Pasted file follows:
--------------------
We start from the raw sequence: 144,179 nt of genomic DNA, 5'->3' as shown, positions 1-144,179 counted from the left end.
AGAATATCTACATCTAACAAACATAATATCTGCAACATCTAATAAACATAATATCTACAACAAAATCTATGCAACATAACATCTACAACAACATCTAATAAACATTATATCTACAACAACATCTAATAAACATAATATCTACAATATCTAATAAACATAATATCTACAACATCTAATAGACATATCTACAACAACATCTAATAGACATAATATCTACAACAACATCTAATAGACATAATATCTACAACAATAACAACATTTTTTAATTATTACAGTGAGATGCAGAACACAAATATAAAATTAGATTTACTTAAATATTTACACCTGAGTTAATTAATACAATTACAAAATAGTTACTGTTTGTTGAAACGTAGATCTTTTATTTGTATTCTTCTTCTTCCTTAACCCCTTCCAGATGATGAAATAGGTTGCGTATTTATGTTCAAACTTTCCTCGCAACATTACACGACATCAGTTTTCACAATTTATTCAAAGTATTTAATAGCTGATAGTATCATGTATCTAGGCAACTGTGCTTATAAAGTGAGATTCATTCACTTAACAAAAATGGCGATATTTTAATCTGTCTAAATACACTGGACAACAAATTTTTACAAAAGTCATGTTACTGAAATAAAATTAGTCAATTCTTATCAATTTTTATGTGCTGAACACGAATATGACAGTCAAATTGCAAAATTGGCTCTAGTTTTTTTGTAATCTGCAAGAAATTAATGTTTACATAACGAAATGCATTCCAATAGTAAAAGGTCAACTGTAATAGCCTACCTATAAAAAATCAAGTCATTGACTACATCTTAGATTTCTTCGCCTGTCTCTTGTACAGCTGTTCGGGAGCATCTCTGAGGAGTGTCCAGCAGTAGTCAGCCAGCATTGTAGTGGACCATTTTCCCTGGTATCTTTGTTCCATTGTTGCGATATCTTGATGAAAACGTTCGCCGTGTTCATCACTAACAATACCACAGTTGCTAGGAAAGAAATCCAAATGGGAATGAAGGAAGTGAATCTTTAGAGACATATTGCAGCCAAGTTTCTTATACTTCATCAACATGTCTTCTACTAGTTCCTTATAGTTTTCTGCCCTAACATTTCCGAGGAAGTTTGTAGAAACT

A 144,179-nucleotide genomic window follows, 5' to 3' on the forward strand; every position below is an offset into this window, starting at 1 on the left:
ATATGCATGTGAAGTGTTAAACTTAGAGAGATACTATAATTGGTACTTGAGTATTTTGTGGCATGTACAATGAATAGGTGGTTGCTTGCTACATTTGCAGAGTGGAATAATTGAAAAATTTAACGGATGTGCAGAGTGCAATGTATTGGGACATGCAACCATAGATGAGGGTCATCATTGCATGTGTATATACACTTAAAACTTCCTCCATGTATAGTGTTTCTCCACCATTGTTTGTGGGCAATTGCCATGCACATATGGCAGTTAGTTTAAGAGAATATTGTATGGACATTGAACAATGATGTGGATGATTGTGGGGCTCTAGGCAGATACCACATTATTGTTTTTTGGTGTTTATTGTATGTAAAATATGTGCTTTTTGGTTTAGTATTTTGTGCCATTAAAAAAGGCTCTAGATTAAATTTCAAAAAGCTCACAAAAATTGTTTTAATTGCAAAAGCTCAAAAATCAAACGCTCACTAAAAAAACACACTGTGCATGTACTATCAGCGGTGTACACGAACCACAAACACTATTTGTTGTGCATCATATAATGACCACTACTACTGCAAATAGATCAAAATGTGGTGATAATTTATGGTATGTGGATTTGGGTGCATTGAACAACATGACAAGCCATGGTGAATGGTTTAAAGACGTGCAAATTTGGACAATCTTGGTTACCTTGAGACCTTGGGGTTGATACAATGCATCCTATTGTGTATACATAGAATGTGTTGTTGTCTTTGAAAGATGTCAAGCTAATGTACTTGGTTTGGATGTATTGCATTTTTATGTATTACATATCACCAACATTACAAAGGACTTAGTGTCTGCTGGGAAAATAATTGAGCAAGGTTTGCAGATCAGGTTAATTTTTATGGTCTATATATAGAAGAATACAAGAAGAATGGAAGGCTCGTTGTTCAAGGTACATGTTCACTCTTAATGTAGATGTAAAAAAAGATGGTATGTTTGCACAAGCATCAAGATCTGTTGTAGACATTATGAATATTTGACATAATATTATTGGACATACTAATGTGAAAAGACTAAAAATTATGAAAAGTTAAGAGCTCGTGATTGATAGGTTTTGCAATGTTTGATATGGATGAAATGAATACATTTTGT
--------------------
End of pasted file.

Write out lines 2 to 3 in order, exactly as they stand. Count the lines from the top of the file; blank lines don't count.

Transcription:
AGAATATCTACATCTAACAAACATAATATCTGCAACATCTAATAAACATAATATCTACAACAAAATCTATGCAACATAACATCTACAACAACATCTAATAAACATTATATCTACAACAACATCTAATAAACATAATATCTACAATATCTAATAAACATAATATCTACAACATCTAATAGACATATCTACAACAACATCTAATAGACATAATATCTACAACAACATCTAATAGACATAATATCTACAACAATAACAACATTTTTTAATTATTACAGTGAGATGCAGAACACAAATATAAAATTAGATTTACTTAAATATTTACACCTGAGTTAATTAATACAATTACAAAATAGTTACTGTTTGTTGAAACGTAGATCTTTTATTTGTATTCTTCTTCTTCCTTAACCCCTTCCAGATGATGAAATAGGTTGCGTATTTATGTTCAAACTTTCCTCGCAACATTACACGACATCAGTTTTCACAATTTATTCAAAGTATTTAATAGCTGATAGTATCATGTATCTAGGCAACTGTGCTTATAAAGTGAGATTCATTCACTTAACAAAAATGGCGATATTTTAATCTGTCTAAATACACTGGACAACAAATTTTTACAAAAGTCATGTTACTGAAATAAAATTAGTCAATTCTTATCAATTTTTATGTGCTGAACACGAATATGACAGTCAAATTGCAAAATTGGCTCTAGTTTTTTTGTAATCTGCAAGAAATTAATGTTTACATAACGAAATGCATTCCAATAGTAAAAGGTCAACTGTAATAGCCTACCTATAAAAAATCAAGTCATTGACTACATCTTAGATTTCTTCGCCTGTCTCTTGTACAGCTGTTCGGGAGCATCTCTGAGGAGTGTCCAGCAGTAGTCAGCCAGCATTGTAGTGGACCATTTTCCCTGGTATCTTTGTTCCATTGTTGCGATATCTTGATGAAAACGTTCGCCGTGTTCATCACTAACAATACCACAGTTGCTAGGAAAGAAATCCAAATGGGAATGAAGGAAGTGAATCTTTAGAGACATATTGCAGCCAAGTTTCTTATACTTCATCAACATGTCTTCTACTAGTTCCTTATAGTTTTCTGCCCTAACATTTCCGAGGAAGTTTGTAGAAACT

A 144,179-nucleotide genomic window follows, 5' to 3' on the forward strand; every position below is an offset into this window, starting at 1 on the left: